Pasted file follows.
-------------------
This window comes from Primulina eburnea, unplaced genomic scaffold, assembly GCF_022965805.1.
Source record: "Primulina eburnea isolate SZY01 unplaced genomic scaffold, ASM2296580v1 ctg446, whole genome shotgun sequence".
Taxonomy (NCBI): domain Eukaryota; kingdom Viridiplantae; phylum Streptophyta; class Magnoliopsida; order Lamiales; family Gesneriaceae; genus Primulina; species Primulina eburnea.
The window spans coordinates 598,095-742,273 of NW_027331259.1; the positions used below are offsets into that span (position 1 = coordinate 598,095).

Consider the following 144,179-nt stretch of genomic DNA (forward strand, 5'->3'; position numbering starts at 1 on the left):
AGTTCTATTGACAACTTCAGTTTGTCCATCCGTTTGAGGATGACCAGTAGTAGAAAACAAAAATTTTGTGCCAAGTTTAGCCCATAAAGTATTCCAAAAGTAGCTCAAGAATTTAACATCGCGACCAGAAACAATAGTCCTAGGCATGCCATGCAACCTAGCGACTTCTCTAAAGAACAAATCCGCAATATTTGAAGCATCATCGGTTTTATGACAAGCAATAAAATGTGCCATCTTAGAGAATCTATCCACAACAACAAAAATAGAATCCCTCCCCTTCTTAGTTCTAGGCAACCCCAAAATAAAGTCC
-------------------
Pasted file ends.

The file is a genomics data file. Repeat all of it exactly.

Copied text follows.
This window comes from Primulina eburnea, unplaced genomic scaffold, assembly GCF_022965805.1.
Source record: "Primulina eburnea isolate SZY01 unplaced genomic scaffold, ASM2296580v1 ctg446, whole genome shotgun sequence".
Taxonomy (NCBI): domain Eukaryota; kingdom Viridiplantae; phylum Streptophyta; class Magnoliopsida; order Lamiales; family Gesneriaceae; genus Primulina; species Primulina eburnea.
The window spans coordinates 598,095-742,273 of NW_027331259.1; the positions used below are offsets into that span (position 1 = coordinate 598,095).

Consider the following 144,179-nt stretch of genomic DNA (forward strand, 5'->3'; position numbering starts at 1 on the left):
AGTTCTATTGACAACTTCAGTTTGTCCATCCGTTTGAGGATGACCAGTAGTAGAAAACAAAAATTTTGTGCCAAGTTTAGCCCATAAAGTATTCCAAAAGTAGCTCAAGAATTTAACATCGCGACCAGAAACAATAGTCCTAGGCATGCCATGCAACCTAGCGACTTCTCTAAAGAACAAATCCGCAATATTTGAAGCATCATCGGTTTTATGACAAGCAATAAAATGTGCCATCTTAGAGAATCTATCCACAACAACAAAAATAGAATCCCTCCCCTTCTTAGTTCTAGGCAACCCCAAAATAAAGTCC